As for Desiree, she recognized that her body started to change at 55. She sustained injuries in her shoulders, neck, and spine from years of pushing too hard into deeper and deeper poses. She consulted medical professionals and took apart her practice piece by piece. She had to relearn things and change her habits. “You have to go through that period when you realize you can’t keep doing things the same way if you have pain,” she said.
Don’t believe what people say about aging being all bad. The truth is, you gain a sense of freedom and empowerment when you relearn what you can do in your new body.
Desiree was a flexible dancer when the “bill” for it came in midlife with multiple injuries. She turned to weights and strength training to heal. “If you are flexible, then you have to go to the other side to find the middle ground,” she said. “You quickly realize with yoga that if you only aim for the pose, you may get it, but you don’t get to keep it. The only way to keep your practice for the long game is to strengthen where you are weak.” Now she is much happier with her backbends, specifically urdhva dhanurasana (wheel). She used to push through her armpits, but now she uses her back muscles as leverage in this pose, which feels much safer and stronger for her.
As for me, one thing that got better was my flexibility. The first time I touched my toes with straight legs felt like a miracle. Now I can usually get there with relative ease.
But what has truly brought me joy is shifting my perspective. As I got older, I had to become more forgiving with my practice. I accept and challenge myself with the things I can probably do, and I let go of the things I probably should not. Now that added element makes it finally feel like true yoga. I no longer chase after the pose and instead practice non-attachment to the outcome. Now I’m all about the preparation. I might be on my mat for two hours and only do some very basic things. I work my downward facing dog with straight and bent legs, I focus on spinal mobility with cats and cows. It would have been boring to me years ago, but these days it brings me great joy. Furthermore, the relentless preparation is paying off and I am enjoying hanumanasana, aka “the splits,” and backbends. These things used to be completely out of reach for me, but apparently practice works.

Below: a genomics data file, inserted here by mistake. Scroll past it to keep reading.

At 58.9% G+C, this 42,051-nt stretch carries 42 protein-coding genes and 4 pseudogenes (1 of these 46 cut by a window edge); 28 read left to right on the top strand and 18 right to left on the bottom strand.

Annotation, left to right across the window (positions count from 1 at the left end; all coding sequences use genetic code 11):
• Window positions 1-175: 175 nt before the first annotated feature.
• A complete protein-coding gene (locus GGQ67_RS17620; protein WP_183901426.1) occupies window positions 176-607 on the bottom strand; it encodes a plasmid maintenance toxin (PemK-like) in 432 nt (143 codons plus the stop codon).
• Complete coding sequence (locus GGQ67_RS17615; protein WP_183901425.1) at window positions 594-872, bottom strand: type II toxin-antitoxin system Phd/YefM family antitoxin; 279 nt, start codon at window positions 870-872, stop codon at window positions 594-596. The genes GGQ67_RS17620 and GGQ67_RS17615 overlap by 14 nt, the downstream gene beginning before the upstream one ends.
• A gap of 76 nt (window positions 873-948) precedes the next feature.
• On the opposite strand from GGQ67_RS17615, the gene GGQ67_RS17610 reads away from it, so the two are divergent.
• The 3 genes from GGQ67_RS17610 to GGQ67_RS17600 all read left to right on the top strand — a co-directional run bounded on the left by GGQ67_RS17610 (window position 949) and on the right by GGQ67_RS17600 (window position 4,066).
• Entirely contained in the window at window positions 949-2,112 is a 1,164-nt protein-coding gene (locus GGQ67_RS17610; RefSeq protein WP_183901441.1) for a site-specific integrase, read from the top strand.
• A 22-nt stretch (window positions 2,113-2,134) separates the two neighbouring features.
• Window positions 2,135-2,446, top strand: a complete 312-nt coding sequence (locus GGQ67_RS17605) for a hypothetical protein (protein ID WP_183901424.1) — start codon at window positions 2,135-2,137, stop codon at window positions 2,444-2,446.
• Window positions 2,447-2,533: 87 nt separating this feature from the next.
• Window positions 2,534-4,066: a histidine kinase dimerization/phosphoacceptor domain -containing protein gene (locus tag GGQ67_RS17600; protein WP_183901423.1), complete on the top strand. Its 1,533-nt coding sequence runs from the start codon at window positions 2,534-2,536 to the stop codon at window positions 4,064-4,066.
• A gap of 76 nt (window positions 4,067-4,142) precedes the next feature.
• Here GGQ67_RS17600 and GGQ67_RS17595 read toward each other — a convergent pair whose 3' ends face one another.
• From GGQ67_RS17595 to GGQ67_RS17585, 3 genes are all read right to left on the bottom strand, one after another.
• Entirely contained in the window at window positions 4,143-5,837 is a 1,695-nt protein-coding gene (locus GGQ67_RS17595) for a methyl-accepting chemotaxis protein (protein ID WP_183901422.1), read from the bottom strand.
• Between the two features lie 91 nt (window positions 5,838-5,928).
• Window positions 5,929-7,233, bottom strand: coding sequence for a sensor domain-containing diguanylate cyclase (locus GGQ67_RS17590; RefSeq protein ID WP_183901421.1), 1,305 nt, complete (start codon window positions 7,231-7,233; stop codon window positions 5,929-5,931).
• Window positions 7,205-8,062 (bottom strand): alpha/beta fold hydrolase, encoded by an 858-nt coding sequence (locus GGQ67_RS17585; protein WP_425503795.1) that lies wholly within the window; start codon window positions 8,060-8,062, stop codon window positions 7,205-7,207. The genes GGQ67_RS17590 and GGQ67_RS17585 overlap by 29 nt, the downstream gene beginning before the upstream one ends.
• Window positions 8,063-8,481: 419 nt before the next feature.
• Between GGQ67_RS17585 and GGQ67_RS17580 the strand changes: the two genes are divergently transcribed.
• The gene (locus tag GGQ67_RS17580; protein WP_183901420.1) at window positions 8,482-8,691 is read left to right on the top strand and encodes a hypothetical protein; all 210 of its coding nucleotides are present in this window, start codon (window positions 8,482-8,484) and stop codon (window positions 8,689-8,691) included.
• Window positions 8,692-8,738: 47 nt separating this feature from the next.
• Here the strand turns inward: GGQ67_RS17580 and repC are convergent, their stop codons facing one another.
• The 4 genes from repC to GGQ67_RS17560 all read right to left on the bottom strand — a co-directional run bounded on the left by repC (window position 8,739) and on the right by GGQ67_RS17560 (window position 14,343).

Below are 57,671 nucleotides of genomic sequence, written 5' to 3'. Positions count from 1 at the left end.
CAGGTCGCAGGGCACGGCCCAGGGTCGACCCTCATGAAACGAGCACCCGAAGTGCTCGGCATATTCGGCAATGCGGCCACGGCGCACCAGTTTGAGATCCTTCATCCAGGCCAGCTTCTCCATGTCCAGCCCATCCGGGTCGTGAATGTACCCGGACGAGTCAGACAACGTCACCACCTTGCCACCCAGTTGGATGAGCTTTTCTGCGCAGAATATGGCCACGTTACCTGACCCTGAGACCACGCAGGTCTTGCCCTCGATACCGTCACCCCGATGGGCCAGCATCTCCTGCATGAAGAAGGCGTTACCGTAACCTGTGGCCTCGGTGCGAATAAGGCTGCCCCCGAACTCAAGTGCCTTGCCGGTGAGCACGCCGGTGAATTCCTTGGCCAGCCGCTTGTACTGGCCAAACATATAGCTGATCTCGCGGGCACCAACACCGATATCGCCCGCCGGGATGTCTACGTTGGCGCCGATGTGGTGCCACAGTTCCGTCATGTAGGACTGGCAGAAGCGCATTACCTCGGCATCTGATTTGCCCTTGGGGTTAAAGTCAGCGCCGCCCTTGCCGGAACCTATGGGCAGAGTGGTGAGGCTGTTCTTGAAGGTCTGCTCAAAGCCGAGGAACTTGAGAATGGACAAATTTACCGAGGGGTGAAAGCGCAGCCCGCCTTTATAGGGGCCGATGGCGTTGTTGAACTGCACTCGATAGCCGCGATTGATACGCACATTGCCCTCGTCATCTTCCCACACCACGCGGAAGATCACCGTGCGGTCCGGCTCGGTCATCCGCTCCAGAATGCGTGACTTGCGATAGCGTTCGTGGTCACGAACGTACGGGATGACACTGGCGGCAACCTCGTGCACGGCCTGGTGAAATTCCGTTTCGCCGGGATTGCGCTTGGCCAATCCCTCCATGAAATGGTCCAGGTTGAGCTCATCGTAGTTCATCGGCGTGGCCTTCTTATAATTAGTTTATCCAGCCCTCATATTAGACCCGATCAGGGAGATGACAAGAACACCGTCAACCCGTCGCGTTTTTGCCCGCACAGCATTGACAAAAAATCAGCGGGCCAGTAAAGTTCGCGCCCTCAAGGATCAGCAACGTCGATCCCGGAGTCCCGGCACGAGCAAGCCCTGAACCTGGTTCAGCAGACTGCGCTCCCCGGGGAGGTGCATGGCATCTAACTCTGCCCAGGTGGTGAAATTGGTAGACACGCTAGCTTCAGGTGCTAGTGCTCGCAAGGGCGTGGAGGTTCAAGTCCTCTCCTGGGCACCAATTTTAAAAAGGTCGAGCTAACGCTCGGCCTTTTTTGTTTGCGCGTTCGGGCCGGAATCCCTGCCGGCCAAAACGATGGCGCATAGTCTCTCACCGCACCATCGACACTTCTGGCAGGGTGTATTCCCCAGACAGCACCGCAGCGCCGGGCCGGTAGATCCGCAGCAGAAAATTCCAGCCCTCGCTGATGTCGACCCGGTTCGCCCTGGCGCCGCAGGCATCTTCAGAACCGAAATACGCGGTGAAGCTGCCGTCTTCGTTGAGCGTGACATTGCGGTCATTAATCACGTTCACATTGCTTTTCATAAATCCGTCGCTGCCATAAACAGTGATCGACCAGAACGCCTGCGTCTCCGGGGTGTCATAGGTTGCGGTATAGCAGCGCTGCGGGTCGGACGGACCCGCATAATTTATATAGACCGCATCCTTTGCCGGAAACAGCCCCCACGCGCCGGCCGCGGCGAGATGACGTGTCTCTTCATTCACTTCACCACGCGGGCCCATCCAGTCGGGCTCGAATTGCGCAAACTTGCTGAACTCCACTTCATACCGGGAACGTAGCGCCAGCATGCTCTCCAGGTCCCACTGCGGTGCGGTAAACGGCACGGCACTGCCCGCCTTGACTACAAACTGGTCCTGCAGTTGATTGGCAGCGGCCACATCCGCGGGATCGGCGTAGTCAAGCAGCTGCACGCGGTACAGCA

Honestly, some things are harder, or completely out of reach. After suffering a fractured cervical disc in an accident, I have had to consciously uncouple from headstand. With my new titanium knees, I’m also letting go of jumping from one pose to another. Lastly, I practice inversions by a wall, since a fall could break a bone. Aging means weighing risk against reward, and being careful and present like that feels like self-care.
For Desiree, it is harder to do poses correctly by using all her strength rather than relying on her inherent flexibility. “I’m using all my back muscles now when I do a drop back, rather than just floating backward,” she said. “If I do it correctly, I get tired. I move slowly, but what I can do now is much more skillful and feels better in my body.”
The truth about aging is that while some physical things become harder, or even impossible, a lot becomes better and more beautiful. You have almost the same body, even if it’s a little frayed around the edges, but a lot more resilience. After you have lived through some things, the mind becomes understanding and curious and the spirit becomes hopeful.
For Desiree, learning to practice with strength has been a time saver: “I can do poses and get pretty deep more efficiently because my engine is so finely tuned. I don’t depend on sun salutations or repetitions to warm up. I also have gratitude for this body. It’s astonishing. When you’re 60, you have a very wise mind and a fairly youthful body. Too bad we can’t feel this way in our twenties!”
For me, aging has been a true gift of gratitude. I love seeing what I can do. I don’t take as much for granted as when I was younger, and the delight and surprise I experience when I realize what is possible for the human body (for my body) is just overwhelming. I am often brought to tears of joy in my practice. So yes, aging has its challenging moments. We may have to let some things go, but what I’ve gained in return has been this incredible sense of joy and playfulness.
I feel limitless now, and that is a special gift when you are older.